Sukuk Issuance Fell Dramatically In 2008 But Long-Term Market Prospects Are Good, Says S&P

Press Release

PARIS, January 14, 2009--Despite a dramatic decline in volumes in 2008, the long-term perspectives for global sukuk issuance are still good, said Standard & Poor's Ratings Services in a report published today "Sukuk Market Declined Sharply In 2008, But Long-Term Prospects Remain Strong."

"The decline in sukuk issuance in 2008 was as a result of global market turmoil, drying up of liquidity, widening of credit spreads, and investors' wait-and-see attitude," said Standard & Poor's credit analyst Mohamed Damak. "Although difficult to measure, part of this decline could also have been due to comments about the Sharia compliance of some sukuk by the Accounting and Auditing Organization for Islamic Financial Institutions.

More than 45% of sukuk issued in 2008 were "ijara" (lease financing), most probably as a direct consequence of the debate about Sharia compliance among some scholars. The value of sukuk issued in 2008 dropped by more than 56% compared with 2007, to $14.9 billion. "We do not expect the market to start reviving before the second half of 2009 or early 2010," added Mr. Damak.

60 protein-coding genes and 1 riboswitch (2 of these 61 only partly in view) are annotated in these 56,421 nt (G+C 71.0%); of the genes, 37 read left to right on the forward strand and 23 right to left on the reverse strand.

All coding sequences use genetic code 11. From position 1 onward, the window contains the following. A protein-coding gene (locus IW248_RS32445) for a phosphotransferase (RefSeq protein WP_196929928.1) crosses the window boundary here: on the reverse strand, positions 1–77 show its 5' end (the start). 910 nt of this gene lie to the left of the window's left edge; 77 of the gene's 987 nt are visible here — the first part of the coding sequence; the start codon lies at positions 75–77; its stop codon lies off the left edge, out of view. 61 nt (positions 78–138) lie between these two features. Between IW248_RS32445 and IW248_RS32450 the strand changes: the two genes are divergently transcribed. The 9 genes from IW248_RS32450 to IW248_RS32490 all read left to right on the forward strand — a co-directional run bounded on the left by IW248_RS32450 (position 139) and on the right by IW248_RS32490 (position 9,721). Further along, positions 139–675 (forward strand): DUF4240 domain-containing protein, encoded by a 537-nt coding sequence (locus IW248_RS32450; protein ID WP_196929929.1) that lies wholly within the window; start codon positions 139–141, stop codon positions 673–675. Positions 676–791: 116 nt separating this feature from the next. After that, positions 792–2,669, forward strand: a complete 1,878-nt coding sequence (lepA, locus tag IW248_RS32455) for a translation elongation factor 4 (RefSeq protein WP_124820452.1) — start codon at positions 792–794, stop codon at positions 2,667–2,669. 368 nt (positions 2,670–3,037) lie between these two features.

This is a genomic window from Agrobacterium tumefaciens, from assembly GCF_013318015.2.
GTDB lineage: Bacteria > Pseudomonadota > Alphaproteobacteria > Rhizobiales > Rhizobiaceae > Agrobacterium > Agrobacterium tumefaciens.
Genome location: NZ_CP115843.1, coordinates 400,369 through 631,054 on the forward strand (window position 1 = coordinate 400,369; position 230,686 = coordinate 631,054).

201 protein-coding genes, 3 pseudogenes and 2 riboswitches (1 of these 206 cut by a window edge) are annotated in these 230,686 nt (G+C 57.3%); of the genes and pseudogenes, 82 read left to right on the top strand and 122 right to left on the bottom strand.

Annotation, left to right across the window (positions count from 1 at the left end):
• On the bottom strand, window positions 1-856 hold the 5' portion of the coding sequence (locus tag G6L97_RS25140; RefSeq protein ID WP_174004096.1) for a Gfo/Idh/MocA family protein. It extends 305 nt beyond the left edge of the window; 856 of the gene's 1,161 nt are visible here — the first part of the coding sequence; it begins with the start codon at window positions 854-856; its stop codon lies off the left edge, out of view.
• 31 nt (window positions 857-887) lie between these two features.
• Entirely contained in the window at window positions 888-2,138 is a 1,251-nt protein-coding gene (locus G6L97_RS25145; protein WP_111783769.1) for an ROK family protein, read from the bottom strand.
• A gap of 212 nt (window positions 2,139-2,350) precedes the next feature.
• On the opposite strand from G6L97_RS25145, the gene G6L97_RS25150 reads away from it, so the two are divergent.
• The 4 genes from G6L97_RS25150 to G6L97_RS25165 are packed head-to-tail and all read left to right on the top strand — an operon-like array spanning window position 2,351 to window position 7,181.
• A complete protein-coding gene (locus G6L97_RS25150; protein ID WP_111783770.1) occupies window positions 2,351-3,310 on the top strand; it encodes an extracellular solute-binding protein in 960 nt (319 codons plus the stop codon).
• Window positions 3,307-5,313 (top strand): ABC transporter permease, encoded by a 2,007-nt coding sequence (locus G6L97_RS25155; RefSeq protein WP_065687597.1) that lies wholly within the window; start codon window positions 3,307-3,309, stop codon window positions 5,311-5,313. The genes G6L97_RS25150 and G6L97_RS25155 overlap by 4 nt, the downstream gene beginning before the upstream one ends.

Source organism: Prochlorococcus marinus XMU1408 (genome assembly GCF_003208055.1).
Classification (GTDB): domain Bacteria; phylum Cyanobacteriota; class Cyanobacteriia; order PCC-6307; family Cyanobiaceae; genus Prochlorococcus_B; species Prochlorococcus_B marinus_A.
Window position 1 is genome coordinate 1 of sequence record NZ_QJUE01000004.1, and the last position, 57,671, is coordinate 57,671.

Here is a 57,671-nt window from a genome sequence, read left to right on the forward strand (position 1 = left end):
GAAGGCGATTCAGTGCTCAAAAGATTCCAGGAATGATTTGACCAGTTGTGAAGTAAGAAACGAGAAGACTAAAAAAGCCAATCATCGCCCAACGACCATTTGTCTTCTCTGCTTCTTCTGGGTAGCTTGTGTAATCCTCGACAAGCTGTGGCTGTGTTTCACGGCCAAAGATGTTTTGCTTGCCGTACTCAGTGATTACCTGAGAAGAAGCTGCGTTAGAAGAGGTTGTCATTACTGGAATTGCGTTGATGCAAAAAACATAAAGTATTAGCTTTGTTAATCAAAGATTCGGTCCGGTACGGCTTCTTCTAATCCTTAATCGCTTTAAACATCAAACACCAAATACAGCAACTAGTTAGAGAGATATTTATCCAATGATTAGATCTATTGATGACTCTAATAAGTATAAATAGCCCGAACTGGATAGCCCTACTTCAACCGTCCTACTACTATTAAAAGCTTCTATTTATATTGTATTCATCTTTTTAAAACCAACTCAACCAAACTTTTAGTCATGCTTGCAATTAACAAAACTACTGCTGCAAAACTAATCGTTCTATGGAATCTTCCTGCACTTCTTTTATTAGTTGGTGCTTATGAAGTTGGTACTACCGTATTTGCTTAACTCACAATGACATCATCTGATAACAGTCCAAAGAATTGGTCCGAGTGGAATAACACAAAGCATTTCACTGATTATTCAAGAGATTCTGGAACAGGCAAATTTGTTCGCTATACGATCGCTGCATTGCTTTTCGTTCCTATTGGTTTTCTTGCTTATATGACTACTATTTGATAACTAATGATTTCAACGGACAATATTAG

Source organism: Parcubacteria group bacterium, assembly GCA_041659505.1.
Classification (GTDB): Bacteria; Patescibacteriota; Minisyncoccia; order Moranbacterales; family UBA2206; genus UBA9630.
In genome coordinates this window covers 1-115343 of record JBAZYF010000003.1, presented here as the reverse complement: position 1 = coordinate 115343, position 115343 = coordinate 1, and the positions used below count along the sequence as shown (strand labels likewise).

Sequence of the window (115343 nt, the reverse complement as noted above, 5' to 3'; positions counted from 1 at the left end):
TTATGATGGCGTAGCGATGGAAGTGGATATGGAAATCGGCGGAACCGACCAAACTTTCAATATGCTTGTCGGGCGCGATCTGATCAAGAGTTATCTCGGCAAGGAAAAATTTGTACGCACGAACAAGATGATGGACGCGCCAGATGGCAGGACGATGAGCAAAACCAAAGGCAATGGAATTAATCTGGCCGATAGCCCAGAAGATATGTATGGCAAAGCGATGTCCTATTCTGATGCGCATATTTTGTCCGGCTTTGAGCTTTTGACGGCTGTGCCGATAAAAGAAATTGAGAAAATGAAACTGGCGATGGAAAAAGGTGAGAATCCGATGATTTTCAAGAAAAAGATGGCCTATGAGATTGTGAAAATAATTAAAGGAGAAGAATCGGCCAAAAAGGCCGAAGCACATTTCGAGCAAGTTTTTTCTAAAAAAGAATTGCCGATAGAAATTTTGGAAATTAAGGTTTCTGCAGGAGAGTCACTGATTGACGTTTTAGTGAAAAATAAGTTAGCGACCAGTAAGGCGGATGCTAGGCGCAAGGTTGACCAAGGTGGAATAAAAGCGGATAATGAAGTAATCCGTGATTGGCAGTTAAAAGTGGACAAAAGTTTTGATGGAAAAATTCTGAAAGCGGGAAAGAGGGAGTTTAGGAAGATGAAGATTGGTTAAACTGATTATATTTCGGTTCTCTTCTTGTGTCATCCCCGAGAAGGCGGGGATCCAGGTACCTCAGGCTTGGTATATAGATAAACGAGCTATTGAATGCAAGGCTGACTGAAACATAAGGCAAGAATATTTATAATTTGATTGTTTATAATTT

Long-term prospects for the sukuk market remain strong, however. Although volumes dropped dramatically in 2008, the sukuk market attracted about the same number of issuers. Conservative estimates of the pipeline of sukuk that have been talked about or announced are in excess of $45 billion.

Several factors support sustainable growth of this market, including increasing popularity of Sharia-compliant products and government openness to Islamic finance, massive investment and financing needs in the Gulf, and issuers' desire to tap investors from the Middle East and Muslim Asia. Issuers from more than 20 countries have expressed interest in issuing, or announced their intention to issue, sukuk, and we anticipate that several new sovereigns will enter the market.

To date, Standard & Poor's has rated 27 sukuk (or sukuk programs), the bulk of which are ijara or "musharaka" (venture capital financing). Credit spreads on sukuk have followed the same trend as for conventional bonds, with a sharp widening in the past 12 months. The average size of the sukuk issued last year declined significantly, partly due to the lower appetite of investors.

At the same time, the U.S. dollar lost is place as the currency of choice for sukuk, with only about 10% of issues raised in this currency. Standard & Poor's expects the sukuk market to continue being skewed toward issuances in local currencies, at least in the foreseeable future. Once global markets return to normal, dollar-denominated sukuk issuance will pick up again.

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Analyst contacts:
Mohamed Damak, Paris
Emmanuel Volland, Paris
Ritesh Maheshwari, Singapore